BBC Homepage World Service Education
BBC Homepagelow graphics version | feedback | help
BBC News Online
 You are in: UK
Front Page 
Northern Ireland 
UK Politics 
Talking Point 
In Depth 

The BBC's Sue Nelson
"The latest figures continue to show the number of new daily cases declining"
 real 56k

The BBC's Richard Bilton
"One in three animals slaughtered as confirmed cases may not have had the disease"
 real 56k

Friday, 11 May, 2001, 17:13 GMT 18:13 UK
Growing anger over farm disease claims
Animals might have been culled unnecessarily
There is growing anger among farmers after the Ministry of Agriculture admitted hundreds of farms where animals were culled for foot-and-mouth may not have had the disease at all.

An internationally renowned laboratory where the animals were tested for foot-and-mouth said 30% of the herds confirmed as infected showed no sign of the disease.

The admission has raised the possibility that herds at hundreds of farms were wrongly diagnosed, leading to the unnecessary slaughter of thousands of animals.

Foot-and-mouth facts
Total number of confirmed foot-and-mouth cases in the UK 1,583 - 4 on Friday
2,547,000 animals slaughtered
94,000 animals awaiting slaughter
49,000 carcasses awaiting disposal

Devon farmer Lawrence Wright told BBC News Online the results would be "extremely upsetting" for farmers whose livestock had been culled.

The figures, revealed to Channel Four News by senior vets, showed that about 450 of the 1,579 farms so far confirmed with the disease did not prove positive when blood tests were carried out at the laboratory in Pirbright, Surrey.

They also confirmed that of the 250 cases where animals were slaughtered on suspicion of having the disease, only 46 cases were later confirmed positive by laboratory tests.

A Maff spokesman said negative results did not necessarily mean foot-and-mouth was not present on the farms.

'Extremely upsetting'

It could have been that the animals were not in the stage of the disease where the virus would show up in tests, he said.

Mr Wright, who farms 17 hectares near Ilfracombe, said: "It is an appalling illustration of how crude and indiscriminate the slaughter policy has been.

"Hundreds of thousands of animals might have been culled unnecessarily."

It is an appalling illustration of how crude and indiscriminate the slaughter policy has been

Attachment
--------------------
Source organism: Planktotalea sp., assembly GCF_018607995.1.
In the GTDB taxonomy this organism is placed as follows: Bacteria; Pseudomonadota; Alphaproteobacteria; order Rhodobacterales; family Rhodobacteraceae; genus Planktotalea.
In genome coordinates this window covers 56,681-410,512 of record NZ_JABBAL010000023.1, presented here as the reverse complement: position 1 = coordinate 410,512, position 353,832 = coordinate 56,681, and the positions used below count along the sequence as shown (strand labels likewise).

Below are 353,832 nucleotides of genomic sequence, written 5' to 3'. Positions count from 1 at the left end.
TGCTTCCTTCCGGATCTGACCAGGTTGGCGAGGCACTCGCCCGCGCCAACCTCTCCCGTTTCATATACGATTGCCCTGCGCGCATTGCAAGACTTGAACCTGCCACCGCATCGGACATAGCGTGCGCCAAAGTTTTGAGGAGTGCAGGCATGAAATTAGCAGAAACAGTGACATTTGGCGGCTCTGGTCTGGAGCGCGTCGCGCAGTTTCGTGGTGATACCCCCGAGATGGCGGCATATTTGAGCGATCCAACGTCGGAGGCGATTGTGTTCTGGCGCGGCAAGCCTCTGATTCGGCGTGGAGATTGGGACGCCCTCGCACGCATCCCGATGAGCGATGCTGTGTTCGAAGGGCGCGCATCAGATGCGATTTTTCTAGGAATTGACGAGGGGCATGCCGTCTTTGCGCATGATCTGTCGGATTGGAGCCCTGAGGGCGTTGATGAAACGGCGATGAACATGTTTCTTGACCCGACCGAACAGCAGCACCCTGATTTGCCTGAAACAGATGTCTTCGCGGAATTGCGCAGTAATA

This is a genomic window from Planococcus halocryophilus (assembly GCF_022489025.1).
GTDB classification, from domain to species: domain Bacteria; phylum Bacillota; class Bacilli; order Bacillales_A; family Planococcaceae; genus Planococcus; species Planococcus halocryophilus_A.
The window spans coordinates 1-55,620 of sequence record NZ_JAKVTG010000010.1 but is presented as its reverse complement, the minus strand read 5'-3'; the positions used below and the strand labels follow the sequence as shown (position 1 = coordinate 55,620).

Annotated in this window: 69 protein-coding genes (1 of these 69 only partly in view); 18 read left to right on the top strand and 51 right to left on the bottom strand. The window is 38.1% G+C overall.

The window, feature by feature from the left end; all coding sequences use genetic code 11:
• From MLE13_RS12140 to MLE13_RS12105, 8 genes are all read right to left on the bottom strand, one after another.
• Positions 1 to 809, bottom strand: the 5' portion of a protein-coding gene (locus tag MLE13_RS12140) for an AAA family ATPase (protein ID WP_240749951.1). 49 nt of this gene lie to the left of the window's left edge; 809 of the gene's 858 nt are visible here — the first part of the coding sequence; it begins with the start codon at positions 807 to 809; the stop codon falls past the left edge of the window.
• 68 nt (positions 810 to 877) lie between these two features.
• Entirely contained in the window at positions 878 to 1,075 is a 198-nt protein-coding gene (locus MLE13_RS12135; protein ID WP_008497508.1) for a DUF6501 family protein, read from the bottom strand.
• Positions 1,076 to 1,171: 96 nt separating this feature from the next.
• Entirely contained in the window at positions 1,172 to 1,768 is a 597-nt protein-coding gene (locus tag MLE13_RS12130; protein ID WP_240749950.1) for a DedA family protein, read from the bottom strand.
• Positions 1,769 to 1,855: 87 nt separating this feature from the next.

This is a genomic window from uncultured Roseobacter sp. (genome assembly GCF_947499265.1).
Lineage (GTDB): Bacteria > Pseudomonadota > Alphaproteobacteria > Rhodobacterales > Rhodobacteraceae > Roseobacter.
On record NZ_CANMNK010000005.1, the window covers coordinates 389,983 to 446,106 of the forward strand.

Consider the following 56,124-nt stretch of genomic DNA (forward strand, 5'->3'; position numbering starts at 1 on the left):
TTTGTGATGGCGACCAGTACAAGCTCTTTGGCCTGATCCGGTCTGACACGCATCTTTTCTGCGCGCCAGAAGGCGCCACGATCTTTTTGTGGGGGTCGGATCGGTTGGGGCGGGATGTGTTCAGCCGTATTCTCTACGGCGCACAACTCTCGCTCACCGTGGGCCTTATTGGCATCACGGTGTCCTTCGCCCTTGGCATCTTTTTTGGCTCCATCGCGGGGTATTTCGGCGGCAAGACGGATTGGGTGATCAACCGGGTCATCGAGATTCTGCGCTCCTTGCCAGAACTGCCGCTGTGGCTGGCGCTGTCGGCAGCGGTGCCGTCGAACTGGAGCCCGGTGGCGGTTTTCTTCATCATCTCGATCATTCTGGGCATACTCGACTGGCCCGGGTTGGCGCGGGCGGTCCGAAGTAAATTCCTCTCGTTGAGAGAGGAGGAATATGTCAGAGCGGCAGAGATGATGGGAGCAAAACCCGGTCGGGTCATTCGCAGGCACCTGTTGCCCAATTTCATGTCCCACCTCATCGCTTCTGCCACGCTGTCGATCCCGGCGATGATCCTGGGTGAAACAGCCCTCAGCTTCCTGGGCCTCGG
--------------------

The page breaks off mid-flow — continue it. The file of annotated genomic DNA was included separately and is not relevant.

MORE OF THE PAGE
Lawrence Wright
He said his 130-strong flock, which he milks to make organic cheese, had not been affected by the cull.

But he and other farmers were angry they had been denied the right to protect their livestock by vaccination.

"All my immediate neighbours strongly believe they should have been able to vaccinate their animals instead of leaving them as sitting targets for the disease," he said.

In a statement Maff said: "We have acted on the best scientific advice throughout.

"Speed of slaughter is crucial to successful control and eradication of the disease.


"Waiting for test results to come through before taking action would risk not bringing the outbreak under control.

"The aim of the policy is to eradicate foot-and-mouth disease - we have no wish to slaughter more animals than strictly necessary to control the disease."

If the farms were misdiagnosed, the mistakes will have cost the taxpayer millions of pounds in compensation.

Some farmers have tried to stop the cull of their livestock
A spokeswoman for the National Farmers Union said: "It was vital throughout that animals that were diagnosed were slaughtered within 24 hours.

"Obviously, complicated diagnoses had to be made and difficult decisions had to be made.

"If you had waited for test results you risk much more farms potentially coming down with foot-and-mouth if that first case had proved positive."

Search BBC News Online

Advanced search options
Launch console
Links to more UK stories are at the foot of the page.

E-mail this story to a friend

Links to more UK stories